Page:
There’s an interesting discussion over on the forums about using the Slip maneuver – a retreat in the forward direction – to maneuver around your foe.
All well and good, but as I was thinking about it, I wanted to see if one could embrace turn breaks and still preserve the same kind of feeling as Sean’s method: if you get shanked in the back, it’s because you made a choice.
Now Here’s the Situation (apologies to Will Smith)
The situation described in the post is actually harder to bring about than I first thought it would be. But still, the basic situation is as follows, as an example of moving with a Step of 1. The actual case involved is a two-yard step, but we’ll take the 1-yard case first.
First, you have two foes facing off. In this case, the orc is going to attack with his foe on the right side of his front arc.
But he attacks, and the defender parries, and exercises the Slip retreat option to move closer to his foe, instead of directly back (Retreat) or back and to the side (Sideslip).
When the orc’s turn ends, the hero gets to step and change facing, which he does.
At that point, he’s technically in our staff-wielding orc’s back hex . . but he didn’t start his turn there, and this is a classic case of a Runaround Attack, which is explicit on this matter: this maneuver is not a true attack from behind, from which there’s no defense. It’s treated as an attack from the flank/side, and is thus only at -2 to defend, rather than “you’re screwed, hope your will is up to date.”
The case where the fighter in the blue cape has a very epic Move 11 is the contributing factor here, since it gives him a step length of 2 yards. This applies to retreats as well as forward motion (I had to look that up, but it’s quite explicit on p. B377).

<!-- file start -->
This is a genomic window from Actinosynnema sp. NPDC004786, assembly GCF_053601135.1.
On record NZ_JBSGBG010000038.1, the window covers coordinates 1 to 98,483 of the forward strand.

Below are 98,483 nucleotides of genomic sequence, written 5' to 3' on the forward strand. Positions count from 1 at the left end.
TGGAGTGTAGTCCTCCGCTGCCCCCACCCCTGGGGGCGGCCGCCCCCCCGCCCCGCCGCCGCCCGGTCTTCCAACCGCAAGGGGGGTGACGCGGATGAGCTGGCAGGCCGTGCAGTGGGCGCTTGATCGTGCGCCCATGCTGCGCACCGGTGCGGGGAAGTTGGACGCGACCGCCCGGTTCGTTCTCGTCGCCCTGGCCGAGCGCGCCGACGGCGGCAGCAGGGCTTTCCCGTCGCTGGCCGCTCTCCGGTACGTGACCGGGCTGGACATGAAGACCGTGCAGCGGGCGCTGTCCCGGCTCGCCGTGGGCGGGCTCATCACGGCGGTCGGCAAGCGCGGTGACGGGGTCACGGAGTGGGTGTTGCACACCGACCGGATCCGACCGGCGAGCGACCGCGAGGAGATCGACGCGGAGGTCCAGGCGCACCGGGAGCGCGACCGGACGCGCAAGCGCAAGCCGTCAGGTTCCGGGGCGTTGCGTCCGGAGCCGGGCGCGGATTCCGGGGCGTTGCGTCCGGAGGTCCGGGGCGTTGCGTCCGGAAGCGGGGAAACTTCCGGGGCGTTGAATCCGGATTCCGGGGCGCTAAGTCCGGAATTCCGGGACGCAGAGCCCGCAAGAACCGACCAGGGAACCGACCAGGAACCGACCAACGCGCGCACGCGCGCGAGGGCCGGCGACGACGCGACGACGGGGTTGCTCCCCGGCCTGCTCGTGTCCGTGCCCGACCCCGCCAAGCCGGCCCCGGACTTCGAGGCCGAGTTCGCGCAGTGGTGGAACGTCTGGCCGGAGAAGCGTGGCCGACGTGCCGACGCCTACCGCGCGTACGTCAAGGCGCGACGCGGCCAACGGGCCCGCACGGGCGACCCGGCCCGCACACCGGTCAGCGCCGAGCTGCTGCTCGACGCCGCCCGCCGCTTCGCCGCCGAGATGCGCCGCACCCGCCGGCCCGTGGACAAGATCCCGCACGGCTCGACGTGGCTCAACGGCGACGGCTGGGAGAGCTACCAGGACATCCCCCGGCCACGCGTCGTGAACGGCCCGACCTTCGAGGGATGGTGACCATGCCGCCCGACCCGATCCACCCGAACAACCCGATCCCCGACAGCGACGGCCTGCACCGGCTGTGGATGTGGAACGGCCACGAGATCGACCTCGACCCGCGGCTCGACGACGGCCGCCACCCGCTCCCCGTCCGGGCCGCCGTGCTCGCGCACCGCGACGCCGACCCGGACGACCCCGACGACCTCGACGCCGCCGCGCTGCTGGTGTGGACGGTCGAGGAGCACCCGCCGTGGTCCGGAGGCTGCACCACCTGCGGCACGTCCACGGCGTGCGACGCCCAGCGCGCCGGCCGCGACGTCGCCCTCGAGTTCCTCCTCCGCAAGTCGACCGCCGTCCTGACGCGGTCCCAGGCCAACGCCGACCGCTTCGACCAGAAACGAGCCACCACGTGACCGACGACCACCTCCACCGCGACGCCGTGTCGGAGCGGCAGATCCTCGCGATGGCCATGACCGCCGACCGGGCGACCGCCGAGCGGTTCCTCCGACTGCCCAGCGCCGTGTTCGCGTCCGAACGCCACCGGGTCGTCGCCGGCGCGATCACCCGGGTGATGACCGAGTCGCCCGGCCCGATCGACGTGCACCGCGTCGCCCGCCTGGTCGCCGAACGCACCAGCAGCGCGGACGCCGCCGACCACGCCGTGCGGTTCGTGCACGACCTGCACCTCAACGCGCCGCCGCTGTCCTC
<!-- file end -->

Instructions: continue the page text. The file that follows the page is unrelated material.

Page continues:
So this time, our defender instead of slipping to the side by one he either sideslips and then steps forward (which might not be legal, as it changes direction), or in the case of two foes face-to-face, moves through his foe. Maybe he has to evade, or he does an Acrobatic Retreat to jump over or under him.
Still, that allows, just by virtue of a defensive option, the Slip or Sideslip Retreat, for Speedy McSpeedypants to start his turn behind the orc. He can then rotate and strike.
Back Attack, or no?
In my games, I embrace the turn-by-turn nature of GURPS when I can, a lesson learned from chatting with +Peter V. Dell’Orto and playing Dungeon Fantasy with +Nathan Joy. In some of the games I played with Nate, especially, we fought huge numbers of foes. And Peter likes to remind me that that GM’s job is quite hard enough already, thanks.
So if you start your turn in someone’s back hex, you get a free shot at his back.
Now, it’s easy to see why Sean counseled as he did. A one-turn run-around is really not that much different than a two-turn runaround. You still know someone just moved around you, and to say that if it happens within one arbitrary time span vs. another can get weird.
Sean’s rule invokes player agency – always good. If you choose to leave your back to the guy, it’s on you. If you don’t have the opportunity to choose, you get some slack.